The dangers of DIY divorce
In a bid to make the divorce and dissolution of civil partnerships process easier for separating couples to understand, the government is introducing a new set of forms to apply for divorce or dissolution with effect from 7 August this year. It is possible that, because of this, more people will be tempted to try to deal with divorce or dissolution proceedings themselves, particularly now that legal aid is no longer available in most cases.
While a DIY divorce may seem like a good idea, it can end up costing you more in the long-run, both financially and emotionally, as Michelle Uppal family law expert with Miles & Partners Solicitors in Liverpool Street explains:
‘The divorce and dissolution application forms may look more simple, but in order to ensure that your request to end your marriage or civil partnership is granted, great care needs to be taken to answer the questions correctly. There is only one basis for divorce or dissolution and that is that your marriage or civil partnership has irretrievably broken down. However, there are multiple ways to prove this, including living apart, unreasonable behaviour, desertion and, in divorce cases only, adultery. Your solicitor can advise on what evidence will be accepted to prove irretrievable breakdown in your case.’
And, Michelle Uppal adds:
‘You also need to bear in mind that arrangements for children and decisions on how your finances should be split are not included as part of the divorce process and will therefore need to be dealt with separately – something that can be tricky to do without the benefit of legal advice. You need to be sure that the way your children will be cared for is fair and workable, bearing in mind the circumstances, and that any deal agreed with regards to your finances (other than in respect of payments for your children) is final where appropriate, to prevent your ex coming back in the future to ask for more.’
Using a solicitor to help you with your divorce or dissolution can help to ensure that:
- you understand the circumstances in which a divorce or dissolution can be granted and the eligibility criteria for each of the different grounds you may rely on;
- you use the right words in your divorce or dissolution petition and cite the most applicable reasons for ending your marriage or civil partnership, based on your particular circumstances;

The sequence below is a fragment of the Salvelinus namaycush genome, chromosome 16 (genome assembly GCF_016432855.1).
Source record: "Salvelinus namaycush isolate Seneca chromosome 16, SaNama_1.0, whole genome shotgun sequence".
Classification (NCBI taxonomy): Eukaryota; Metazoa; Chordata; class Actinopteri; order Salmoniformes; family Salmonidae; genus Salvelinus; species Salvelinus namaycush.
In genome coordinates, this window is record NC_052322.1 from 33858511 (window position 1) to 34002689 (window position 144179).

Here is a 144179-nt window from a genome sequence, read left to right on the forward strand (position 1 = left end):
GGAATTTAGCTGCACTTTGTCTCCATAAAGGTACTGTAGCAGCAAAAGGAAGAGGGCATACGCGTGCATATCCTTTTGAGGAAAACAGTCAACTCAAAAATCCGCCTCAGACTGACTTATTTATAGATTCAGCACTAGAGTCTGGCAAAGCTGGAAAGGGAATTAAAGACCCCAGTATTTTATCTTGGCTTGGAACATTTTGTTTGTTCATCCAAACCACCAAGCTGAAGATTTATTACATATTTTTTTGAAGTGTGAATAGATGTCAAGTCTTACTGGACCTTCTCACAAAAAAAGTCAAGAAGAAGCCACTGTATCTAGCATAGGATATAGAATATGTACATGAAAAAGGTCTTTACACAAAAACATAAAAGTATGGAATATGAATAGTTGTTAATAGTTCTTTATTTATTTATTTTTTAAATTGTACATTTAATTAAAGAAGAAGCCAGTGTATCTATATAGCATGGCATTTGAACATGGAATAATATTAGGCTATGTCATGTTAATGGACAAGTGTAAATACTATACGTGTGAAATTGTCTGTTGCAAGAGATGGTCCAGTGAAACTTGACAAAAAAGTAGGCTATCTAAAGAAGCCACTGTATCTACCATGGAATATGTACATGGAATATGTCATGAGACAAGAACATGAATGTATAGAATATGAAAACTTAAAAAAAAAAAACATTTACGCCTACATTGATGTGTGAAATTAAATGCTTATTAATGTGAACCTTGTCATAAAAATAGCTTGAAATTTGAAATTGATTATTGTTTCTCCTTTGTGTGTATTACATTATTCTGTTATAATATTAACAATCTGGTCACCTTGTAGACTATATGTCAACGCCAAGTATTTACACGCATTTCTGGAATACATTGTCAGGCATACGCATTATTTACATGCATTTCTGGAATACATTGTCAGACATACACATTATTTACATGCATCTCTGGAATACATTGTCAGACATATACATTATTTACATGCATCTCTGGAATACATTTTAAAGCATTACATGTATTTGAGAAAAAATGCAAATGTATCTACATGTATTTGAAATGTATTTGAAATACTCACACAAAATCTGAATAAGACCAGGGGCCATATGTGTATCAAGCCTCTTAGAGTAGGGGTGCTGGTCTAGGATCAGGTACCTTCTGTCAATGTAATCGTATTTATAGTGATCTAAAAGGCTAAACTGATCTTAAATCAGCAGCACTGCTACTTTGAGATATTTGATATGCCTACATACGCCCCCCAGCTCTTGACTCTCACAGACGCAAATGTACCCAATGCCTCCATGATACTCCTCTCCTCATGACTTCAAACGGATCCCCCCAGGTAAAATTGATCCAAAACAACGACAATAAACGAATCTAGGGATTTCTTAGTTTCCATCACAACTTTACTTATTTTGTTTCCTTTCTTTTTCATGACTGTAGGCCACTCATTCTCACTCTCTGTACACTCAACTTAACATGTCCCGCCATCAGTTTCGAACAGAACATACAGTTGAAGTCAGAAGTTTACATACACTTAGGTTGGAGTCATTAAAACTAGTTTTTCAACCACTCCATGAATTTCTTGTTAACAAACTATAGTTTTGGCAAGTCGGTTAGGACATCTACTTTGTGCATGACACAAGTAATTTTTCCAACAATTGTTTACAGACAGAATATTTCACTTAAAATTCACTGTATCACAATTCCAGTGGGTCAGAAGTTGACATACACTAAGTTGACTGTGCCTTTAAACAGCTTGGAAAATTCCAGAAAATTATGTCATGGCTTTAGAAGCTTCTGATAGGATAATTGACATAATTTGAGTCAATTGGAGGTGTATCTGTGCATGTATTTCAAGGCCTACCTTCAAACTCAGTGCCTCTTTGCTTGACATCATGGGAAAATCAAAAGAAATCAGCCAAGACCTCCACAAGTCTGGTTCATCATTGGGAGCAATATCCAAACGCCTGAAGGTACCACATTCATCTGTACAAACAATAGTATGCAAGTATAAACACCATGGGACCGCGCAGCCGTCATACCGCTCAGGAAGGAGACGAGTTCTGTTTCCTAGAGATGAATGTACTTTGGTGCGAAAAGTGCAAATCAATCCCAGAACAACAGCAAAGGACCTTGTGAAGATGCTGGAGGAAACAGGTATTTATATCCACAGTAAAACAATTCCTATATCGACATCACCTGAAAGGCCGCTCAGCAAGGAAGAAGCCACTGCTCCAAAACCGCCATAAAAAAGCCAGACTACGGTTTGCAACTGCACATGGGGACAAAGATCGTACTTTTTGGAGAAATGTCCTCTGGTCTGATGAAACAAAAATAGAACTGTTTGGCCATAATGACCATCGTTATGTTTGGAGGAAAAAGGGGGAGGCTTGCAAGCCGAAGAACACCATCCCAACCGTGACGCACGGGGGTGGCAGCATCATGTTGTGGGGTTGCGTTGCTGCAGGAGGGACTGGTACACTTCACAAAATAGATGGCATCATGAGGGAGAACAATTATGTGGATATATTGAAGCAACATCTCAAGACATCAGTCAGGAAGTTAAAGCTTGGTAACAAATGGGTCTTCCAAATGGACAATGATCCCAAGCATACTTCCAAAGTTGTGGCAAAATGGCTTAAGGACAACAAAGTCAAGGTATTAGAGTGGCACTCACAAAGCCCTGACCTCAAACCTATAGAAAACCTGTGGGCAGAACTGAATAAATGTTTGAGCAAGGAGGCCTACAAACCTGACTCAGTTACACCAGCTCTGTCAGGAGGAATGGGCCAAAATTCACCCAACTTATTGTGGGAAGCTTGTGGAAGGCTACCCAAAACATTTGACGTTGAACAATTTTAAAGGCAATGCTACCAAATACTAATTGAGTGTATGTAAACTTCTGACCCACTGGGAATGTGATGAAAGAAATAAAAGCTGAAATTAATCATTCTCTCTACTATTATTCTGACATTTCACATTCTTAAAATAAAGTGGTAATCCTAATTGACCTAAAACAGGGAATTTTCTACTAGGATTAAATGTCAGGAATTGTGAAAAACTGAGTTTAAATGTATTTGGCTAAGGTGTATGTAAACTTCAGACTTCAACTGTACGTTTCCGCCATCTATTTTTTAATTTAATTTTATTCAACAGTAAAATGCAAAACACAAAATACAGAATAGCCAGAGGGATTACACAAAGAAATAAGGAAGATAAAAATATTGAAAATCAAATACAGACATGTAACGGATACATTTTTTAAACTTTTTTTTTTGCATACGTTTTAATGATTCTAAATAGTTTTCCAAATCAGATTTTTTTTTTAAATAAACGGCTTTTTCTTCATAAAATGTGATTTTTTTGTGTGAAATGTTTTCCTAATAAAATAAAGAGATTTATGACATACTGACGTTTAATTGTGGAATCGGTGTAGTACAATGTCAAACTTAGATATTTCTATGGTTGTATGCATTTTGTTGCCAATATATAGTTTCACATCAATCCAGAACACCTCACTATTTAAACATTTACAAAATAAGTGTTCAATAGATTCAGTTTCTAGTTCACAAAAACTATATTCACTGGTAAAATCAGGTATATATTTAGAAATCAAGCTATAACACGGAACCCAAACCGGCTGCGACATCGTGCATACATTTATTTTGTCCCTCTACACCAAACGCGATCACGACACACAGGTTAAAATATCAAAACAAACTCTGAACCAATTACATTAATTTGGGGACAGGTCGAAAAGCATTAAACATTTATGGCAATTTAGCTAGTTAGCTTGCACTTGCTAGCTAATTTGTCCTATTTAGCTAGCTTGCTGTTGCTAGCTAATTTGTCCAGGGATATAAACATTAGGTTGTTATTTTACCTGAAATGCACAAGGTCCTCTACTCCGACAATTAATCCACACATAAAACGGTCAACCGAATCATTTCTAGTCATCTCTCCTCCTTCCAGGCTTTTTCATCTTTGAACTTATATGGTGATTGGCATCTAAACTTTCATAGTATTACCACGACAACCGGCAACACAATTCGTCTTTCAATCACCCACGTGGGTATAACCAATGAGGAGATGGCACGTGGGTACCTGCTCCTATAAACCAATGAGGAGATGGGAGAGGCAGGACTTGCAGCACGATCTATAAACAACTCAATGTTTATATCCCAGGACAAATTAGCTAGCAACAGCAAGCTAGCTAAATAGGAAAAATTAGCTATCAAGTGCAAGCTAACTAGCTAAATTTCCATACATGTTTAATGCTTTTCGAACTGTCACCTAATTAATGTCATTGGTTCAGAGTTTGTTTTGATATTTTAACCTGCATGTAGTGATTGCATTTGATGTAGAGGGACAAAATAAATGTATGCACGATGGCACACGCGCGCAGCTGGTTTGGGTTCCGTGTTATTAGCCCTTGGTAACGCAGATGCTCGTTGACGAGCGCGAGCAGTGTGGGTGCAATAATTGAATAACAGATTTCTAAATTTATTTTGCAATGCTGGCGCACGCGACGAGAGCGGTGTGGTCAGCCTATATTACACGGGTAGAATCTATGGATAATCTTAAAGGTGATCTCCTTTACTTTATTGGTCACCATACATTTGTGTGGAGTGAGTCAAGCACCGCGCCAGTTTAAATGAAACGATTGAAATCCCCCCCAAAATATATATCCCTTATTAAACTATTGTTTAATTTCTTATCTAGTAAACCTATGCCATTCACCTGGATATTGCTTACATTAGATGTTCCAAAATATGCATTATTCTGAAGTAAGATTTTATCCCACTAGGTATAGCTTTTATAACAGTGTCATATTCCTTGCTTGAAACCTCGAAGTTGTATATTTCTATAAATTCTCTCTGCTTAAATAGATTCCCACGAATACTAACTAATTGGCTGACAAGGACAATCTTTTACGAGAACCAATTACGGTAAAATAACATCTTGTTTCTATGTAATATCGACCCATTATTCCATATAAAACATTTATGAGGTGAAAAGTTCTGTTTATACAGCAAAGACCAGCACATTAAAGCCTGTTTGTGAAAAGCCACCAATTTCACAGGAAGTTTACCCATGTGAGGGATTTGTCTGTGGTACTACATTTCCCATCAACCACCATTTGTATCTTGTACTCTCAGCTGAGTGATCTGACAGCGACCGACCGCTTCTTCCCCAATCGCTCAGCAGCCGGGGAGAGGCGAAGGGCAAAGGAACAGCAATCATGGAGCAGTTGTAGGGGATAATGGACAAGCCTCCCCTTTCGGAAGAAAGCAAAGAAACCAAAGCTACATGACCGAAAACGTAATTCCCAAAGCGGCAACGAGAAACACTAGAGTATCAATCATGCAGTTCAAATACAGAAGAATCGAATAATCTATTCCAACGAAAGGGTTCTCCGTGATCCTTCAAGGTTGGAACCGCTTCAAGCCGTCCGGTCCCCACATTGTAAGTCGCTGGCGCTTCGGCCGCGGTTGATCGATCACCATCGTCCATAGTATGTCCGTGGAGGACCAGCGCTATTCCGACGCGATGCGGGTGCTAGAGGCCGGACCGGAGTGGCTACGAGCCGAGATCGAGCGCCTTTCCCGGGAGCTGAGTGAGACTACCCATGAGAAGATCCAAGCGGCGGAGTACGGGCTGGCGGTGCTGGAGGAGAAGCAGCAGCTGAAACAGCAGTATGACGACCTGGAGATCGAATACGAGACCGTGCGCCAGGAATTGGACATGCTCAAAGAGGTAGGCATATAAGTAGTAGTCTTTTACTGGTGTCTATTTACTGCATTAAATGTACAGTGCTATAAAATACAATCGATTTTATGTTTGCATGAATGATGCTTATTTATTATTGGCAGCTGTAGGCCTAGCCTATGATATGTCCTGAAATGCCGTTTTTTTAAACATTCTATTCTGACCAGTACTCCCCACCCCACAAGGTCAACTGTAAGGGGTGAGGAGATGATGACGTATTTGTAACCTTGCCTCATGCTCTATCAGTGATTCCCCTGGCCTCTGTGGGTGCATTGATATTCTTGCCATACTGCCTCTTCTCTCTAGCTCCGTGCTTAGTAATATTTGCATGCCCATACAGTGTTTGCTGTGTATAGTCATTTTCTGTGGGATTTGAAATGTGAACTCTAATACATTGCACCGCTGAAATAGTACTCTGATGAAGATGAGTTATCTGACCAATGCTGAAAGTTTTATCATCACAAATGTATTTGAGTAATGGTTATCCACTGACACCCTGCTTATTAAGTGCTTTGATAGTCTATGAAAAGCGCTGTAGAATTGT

- you understand the meaning of any unfamiliar words or phrases and the implications of the actions you are taking;
- all the paperwork you need to produce is completed properly to avoid your application being returned ;
- you obtain any court orders needed as a result of the divorce or dissolution proceedings, including urgent orders to stop your ex trying to dispose of financial assets to limit what you can claim from them;
- you think about your finances and the arrangements for your children at the same time your divorce or dissolution is being processed, so that all aspects relating to the end of your relationship can be dealt with together;
- you get independent advice on whether the financial settlement you and your ex have agreed to divide your property, pensions and business interests is fair or if you could be entitled to more;
- you think about if there is a disparity in your incomes whether you should claim for maintenance payments or push for a clean break? and
- you make reasonable and practical arrangements for your children.
In some cases, you may be able to ask your ex to help fund the costs of your divorce and to pay for you to get advice on this and any related issues. Using a solicitor can help you find out whether this may be a possibility in your case.
If you are thinking about getting divorced, or dissolving your civil partnership, please contact Michelle Uppal on 0207 4260400 or email firstname.lastname@example.org to find out how we can help.
The contents of this article are for the purposes of general awareness only. They do not purport to constitute legal or professional advice. The law may have changed since this article was published. Readers should not act on the basis of the information included and should take appropriate professional advice upon their own particular circumstances.